Aspiring teachers deserve time with a mentor before going it alone

Aspiring teachers deserve time with a mentor before going it alone
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Failure is fundamental to improvement in any job. Teaching is no exception: teachers need to be able to make mistakes and learn from those mistakes. It is for this reason that, prior to the outset of their careers, most aspiring teachers experience some sort of on-the-job mentorship by an experienced teacher. Ideally, through monitored practice teaching, aspiring teachers can try out techniques, receive immediate feedback and quickly address weaknesses, with a seasoned veteran making sure that all this happens under the supervision of watchful eyes. 

Too often, however, the mentoring that teacher candidates receive prior to full-time teaching is infrequent and inadequate. This week, two House education subcommittees will consider ways that Congress can upgrade educator preparation programs to ensure teacher candidates get a chance to practice their craft alongside successful veterans.

Only Louisiana and South Dakota require that college students who are being trained as teachers spend a full school year as professional interns, alongside a mentor teacher, prior to being certified to teach independently. And in virtually every state, individuals who work in other fields and already hold college degrees can begin to teach in public schools, fully on their own without having experienced an internship of substance.

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Just as troublesome, states’ and school districts’ mentoring processes are often chaotic and decentralized, with decisions about how to judge mentor quality left largely up to individual teacher programs or even teacher candidates themselves. Consequently, internships too often are conducted by mentors with limited evidence of their own effectiveness as teachers. 

We are a researcher and a policymaker who believe this needs to change. Our work on this issue, captured in two recent reports, provides evidence that it can. Our shared view is based on growing evidence showing the import of quality mentoring on the development and performance of aspiring teachers. A host of research studies, including one involving teachers in the state of Washington, back the commonsense notion that the quality of mentorship that teacher candidates receive before becoming full-time professionals influences their later instructional performance and on the achievement of the students they teach as full-time professionals.

So what is stopping states, school districts and colleges of education from creating better internship opportunities for aspiring teachers? For one, a shortsighted understanding of cost has led states to minimize mentoring requirements for aspiring teachers and discouraged school districts from elevating the pay and status of high-quality mentors. Mentoring puts two teachers in one classroom for certain periods of time, so some argue it will save schools money to minimize the amount of time mentoring is required. It will further save money, the argument goes, if mentors are paid paltry stipends rather than the serious compensation that is required to attract enough high-quality mentors.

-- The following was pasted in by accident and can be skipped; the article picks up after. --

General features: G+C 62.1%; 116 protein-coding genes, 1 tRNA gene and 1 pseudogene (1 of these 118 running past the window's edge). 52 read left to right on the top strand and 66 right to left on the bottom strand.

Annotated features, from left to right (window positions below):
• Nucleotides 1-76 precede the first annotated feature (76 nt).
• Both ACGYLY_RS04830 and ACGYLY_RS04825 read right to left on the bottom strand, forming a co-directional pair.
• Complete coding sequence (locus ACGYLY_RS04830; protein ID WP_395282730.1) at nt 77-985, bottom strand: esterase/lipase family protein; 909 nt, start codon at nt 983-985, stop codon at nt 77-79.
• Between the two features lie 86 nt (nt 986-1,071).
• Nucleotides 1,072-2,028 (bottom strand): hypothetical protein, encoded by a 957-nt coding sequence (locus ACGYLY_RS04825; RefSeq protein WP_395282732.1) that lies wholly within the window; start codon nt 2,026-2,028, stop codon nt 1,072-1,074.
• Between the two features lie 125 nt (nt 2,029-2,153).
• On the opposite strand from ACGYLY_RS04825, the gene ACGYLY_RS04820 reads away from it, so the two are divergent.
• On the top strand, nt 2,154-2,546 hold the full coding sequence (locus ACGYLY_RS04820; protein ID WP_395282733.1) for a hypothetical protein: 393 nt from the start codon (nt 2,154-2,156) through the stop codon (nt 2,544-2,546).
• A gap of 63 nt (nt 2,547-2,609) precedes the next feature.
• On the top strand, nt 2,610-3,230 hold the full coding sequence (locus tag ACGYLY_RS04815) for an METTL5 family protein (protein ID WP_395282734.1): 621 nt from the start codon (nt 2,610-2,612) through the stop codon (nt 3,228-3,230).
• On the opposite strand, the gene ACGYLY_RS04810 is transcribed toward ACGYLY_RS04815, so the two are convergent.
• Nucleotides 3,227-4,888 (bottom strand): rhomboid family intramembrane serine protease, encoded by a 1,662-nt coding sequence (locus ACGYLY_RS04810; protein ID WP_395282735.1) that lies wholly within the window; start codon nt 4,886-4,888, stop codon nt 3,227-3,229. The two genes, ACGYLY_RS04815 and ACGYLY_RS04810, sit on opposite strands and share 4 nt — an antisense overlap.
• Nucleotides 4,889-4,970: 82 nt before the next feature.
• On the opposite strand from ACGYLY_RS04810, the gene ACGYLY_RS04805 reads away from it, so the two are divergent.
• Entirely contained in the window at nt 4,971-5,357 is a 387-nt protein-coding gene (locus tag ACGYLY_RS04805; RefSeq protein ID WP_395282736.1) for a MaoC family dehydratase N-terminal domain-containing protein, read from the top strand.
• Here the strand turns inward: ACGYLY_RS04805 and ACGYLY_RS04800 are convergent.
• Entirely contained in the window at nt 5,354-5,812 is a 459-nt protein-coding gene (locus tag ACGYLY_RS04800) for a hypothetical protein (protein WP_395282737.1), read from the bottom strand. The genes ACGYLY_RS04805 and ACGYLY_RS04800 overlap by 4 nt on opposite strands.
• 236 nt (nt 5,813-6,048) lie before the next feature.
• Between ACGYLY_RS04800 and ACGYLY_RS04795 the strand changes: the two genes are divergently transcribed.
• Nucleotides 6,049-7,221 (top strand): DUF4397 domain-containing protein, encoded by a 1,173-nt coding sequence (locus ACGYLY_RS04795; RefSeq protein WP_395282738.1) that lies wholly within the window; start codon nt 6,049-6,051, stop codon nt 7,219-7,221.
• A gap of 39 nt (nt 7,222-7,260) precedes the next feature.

However, a more problematic cost is the one school systems bear when teachers leave the profession after short stints — an average of $20,000 by one estimate, and largely preventable when teachers are properly introduced into the profession. 

There are other common complaints about mentored internships. School systems may worry that hosting interns will be harmful to the students interns serve while teaching alongside mentors. But, according to research, that also turns out not to be true, unless ineffective teachers are serving as mentors. 

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Mentorship for aspiring teachers is rightfully garnering more attention. In Louisiana, undergraduate students pursuing teaching certificates must complete a yearlong residency within a public school classroom, akin to residencies in the medical professions. Every resident is supported by a state-certified mentor, who is paid an additional wage for mentoring responsibilities. This requirement does not affect new teachers who already hold college degrees and who come into the profession through faster certification programs with minimal mentoring requirements. 

As detailed in a recent report, Louisiana initiated pilot programs in eight rural school districts to increase mentoring for aspiring teachers coming through these fast-track programs. The report notes that by carefully scrutinizing and adjusting budgets and teacher schedules, the districts increased mentoring by 300 percent for new teachers, who now teach alongside a mentor at least once every day, rather than working fully independently in their first year in the classroom.

Investment in early internships for aspiring teachers also shows more positive effects on student learning than do costly efforts to train and retrain teachers later in their careers through continual professional development. For these reasons and others, all evidence should guide states toward a simple conclusion: Give all teachers the support they deserve, a mentored internship before full-time, independent teaching.

Dr. Dan Goldhaber is director of the Center for Education Data & Research and a professor in the School of Social Work at the University of Washington. Follow him on Twitter @CEDR_US.

John C. White is Louisiana state superintendent of education. Follow him on Twitter @LouisianaSupe.